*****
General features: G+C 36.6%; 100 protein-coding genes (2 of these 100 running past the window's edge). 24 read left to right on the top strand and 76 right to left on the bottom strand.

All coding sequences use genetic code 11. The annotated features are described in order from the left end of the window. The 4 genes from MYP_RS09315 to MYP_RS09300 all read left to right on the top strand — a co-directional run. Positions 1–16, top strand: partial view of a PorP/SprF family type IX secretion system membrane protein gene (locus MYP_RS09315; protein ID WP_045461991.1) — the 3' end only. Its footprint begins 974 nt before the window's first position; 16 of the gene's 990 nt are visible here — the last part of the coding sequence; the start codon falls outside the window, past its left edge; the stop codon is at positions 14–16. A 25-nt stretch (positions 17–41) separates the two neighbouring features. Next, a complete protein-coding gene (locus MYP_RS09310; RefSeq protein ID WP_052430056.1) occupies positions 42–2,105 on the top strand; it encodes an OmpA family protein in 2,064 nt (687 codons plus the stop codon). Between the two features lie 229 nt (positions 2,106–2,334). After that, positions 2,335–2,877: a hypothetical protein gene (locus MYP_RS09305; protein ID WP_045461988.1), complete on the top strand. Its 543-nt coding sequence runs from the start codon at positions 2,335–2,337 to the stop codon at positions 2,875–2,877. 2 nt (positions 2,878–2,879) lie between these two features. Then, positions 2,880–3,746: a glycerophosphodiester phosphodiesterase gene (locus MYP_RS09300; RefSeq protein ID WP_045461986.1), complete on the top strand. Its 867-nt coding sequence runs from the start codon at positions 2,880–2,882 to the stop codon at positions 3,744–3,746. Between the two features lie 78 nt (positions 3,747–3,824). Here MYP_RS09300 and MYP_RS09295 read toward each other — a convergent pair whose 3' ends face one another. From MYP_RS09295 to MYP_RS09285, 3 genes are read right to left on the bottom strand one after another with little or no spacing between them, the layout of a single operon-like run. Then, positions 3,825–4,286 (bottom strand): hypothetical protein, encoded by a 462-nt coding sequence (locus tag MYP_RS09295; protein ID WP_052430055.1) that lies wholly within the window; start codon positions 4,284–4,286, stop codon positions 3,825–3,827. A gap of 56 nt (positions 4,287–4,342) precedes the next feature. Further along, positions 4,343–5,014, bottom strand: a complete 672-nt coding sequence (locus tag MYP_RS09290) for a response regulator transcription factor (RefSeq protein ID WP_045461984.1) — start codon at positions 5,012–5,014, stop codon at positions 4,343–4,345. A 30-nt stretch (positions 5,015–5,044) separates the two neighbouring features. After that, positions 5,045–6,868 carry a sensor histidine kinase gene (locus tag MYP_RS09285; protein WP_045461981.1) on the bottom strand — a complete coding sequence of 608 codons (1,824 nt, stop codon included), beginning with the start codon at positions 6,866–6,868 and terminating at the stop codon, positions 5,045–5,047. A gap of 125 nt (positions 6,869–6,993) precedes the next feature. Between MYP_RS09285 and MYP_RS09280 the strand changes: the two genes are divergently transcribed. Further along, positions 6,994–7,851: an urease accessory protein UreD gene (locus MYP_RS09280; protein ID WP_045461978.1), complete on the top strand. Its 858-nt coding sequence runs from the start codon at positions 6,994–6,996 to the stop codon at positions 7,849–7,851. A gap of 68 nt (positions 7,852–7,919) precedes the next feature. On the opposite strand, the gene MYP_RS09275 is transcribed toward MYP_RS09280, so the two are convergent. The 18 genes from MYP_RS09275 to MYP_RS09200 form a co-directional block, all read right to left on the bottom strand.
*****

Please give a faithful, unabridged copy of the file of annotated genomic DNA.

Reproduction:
General features: G+C 36.6%; 100 protein-coding genes (2 of these 100 running past the window's edge). 24 read left to right on the top strand and 76 right to left on the bottom strand.

All coding sequences use genetic code 11. The annotated features are described in order from the left end of the window. The 4 genes from MYP_RS09315 to MYP_RS09300 all read left to right on the top strand — a co-directional run. Positions 1–16, top strand: partial view of a PorP/SprF family type IX secretion system membrane protein gene (locus MYP_RS09315; protein ID WP_045461991.1) — the 3' end only. Its footprint begins 974 nt before the window's first position; 16 of the gene's 990 nt are visible here — the last part of the coding sequence; the start codon falls outside the window, past its left edge; the stop codon is at positions 14–16. A 25-nt stretch (positions 17–41) separates the two neighbouring features. Next, a complete protein-coding gene (locus MYP_RS09310; RefSeq protein ID WP_052430056.1) occupies positions 42–2,105 on the top strand; it encodes an OmpA family protein in 2,064 nt (687 codons plus the stop codon). Between the two features lie 229 nt (positions 2,106–2,334). After that, positions 2,335–2,877: a hypothetical protein gene (locus MYP_RS09305; protein ID WP_045461988.1), complete on the top strand. Its 543-nt coding sequence runs from the start codon at positions 2,335–2,337 to the stop codon at positions 2,875–2,877. 2 nt (positions 2,878–2,879) lie between these two features. Then, positions 2,880–3,746: a glycerophosphodiester phosphodiesterase gene (locus MYP_RS09300; RefSeq protein ID WP_045461986.1), complete on the top strand. Its 867-nt coding sequence runs from the start codon at positions 2,880–2,882 to the stop codon at positions 3,744–3,746. Between the two features lie 78 nt (positions 3,747–3,824). Here MYP_RS09300 and MYP_RS09295 read toward each other — a convergent pair whose 3' ends face one another. From MYP_RS09295 to MYP_RS09285, 3 genes are read right to left on the bottom strand one after another with little or no spacing between them, the layout of a single operon-like run. Then, positions 3,825–4,286 (bottom strand): hypothetical protein, encoded by a 462-nt coding sequence (locus tag MYP_RS09295; protein ID WP_052430055.1) that lies wholly within the window; start codon positions 4,284–4,286, stop codon positions 3,825–3,827. A gap of 56 nt (positions 4,287–4,342) precedes the next feature. Further along, positions 4,343–5,014, bottom strand: a complete 672-nt coding sequence (locus tag MYP_RS09290) for a response regulator transcription factor (RefSeq protein ID WP_045461984.1) — start codon at positions 5,012–5,014, stop codon at positions 4,343–4,345. A 30-nt stretch (positions 5,015–5,044) separates the two neighbouring features. After that, positions 5,045–6,868 carry a sensor histidine kinase gene (locus tag MYP_RS09285; protein WP_045461981.1) on the bottom strand — a complete coding sequence of 608 codons (1,824 nt, stop codon included), beginning with the start codon at positions 6,866–6,868 and terminating at the stop codon, positions 5,045–5,047. A gap of 125 nt (positions 6,869–6,993) precedes the next feature. Between MYP_RS09285 and MYP_RS09280 the strand changes: the two genes are divergently transcribed. Further along, positions 6,994–7,851: an urease accessory protein UreD gene (locus MYP_RS09280; protein ID WP_045461978.1), complete on the top strand. Its 858-nt coding sequence runs from the start codon at positions 6,994–6,996 to the stop codon at positions 7,849–7,851. A gap of 68 nt (positions 7,852–7,919) precedes the next feature. On the opposite strand, the gene MYP_RS09275 is transcribed toward MYP_RS09280, so the two are convergent. The 18 genes from MYP_RS09275 to MYP_RS09200 form a co-directional block, all read right to left on the bottom strand.